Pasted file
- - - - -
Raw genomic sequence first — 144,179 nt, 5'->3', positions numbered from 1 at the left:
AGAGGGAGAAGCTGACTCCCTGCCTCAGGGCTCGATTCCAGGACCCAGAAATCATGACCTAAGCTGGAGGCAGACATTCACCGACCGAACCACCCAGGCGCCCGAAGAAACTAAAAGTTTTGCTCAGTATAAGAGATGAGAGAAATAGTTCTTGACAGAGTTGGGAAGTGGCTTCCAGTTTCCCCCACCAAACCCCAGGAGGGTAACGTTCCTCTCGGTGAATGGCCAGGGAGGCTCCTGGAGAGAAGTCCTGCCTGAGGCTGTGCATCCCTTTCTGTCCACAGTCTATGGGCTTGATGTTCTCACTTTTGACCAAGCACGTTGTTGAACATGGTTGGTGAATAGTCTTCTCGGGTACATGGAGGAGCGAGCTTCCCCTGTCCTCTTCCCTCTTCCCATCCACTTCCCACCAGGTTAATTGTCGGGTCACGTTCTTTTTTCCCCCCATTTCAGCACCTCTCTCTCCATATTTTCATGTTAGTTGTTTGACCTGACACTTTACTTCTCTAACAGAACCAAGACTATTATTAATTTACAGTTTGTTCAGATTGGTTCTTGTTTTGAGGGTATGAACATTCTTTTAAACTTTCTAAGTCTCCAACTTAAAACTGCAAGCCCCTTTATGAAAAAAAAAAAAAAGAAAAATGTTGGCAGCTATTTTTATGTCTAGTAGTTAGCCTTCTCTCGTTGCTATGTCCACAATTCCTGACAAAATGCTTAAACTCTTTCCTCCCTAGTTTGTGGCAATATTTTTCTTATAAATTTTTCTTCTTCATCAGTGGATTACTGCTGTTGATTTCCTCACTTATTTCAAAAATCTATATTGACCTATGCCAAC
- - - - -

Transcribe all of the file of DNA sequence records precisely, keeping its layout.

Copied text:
Raw genomic sequence first — 144,179 nt, 5'->3', positions numbered from 1 at the left:
AGAGGGAGAAGCTGACTCCCTGCCTCAGGGCTCGATTCCAGGACCCAGAAATCATGACCTAAGCTGGAGGCAGACATTCACCGACCGAACCACCCAGGCGCCCGAAGAAACTAAAAGTTTTGCTCAGTATAAGAGATGAGAGAAATAGTTCTTGACAGAGTTGGGAAGTGGCTTCCAGTTTCCCCCACCAAACCCCAGGAGGGTAACGTTCCTCTCGGTGAATGGCCAGGGAGGCTCCTGGAGAGAAGTCCTGCCTGAGGCTGTGCATCCCTTTCTGTCCACAGTCTATGGGCTTGATGTTCTCACTTTTGACCAAGCACGTTGTTGAACATGGTTGGTGAATAGTCTTCTCGGGTACATGGAGGAGCGAGCTTCCCCTGTCCTCTTCCCTCTTCCCATCCACTTCCCACCAGGTTAATTGTCGGGTCACGTTCTTTTTTCCCCCCATTTCAGCACCTCTCTCTCCATATTTTCATGTTAGTTGTTTGACCTGACACTTTACTTCTCTAACAGAACCAAGACTATTATTAATTTACAGTTTGTTCAGATTGGTTCTTGTTTTGAGGGTATGAACATTCTTTTAAACTTTCTAAGTCTCCAACTTAAAACTGCAAGCCCCTTTATGAAAAAAAAAAAAAAGAAAAATGTTGGCAGCTATTTTTATGTCTAGTAGTTAGCCTTCTCTCGTTGCTATGTCCACAATTCCTGACAAAATGCTTAAACTCTTTCCTCCCTAGTTTGTGGCAATATTTTTCTTATAAATTTTTCTTCTTCATCAGTGGATTACTGCTGTTGATTTCCTCACTTATTTCAAAAATCTATATTGACCTATGCCAAC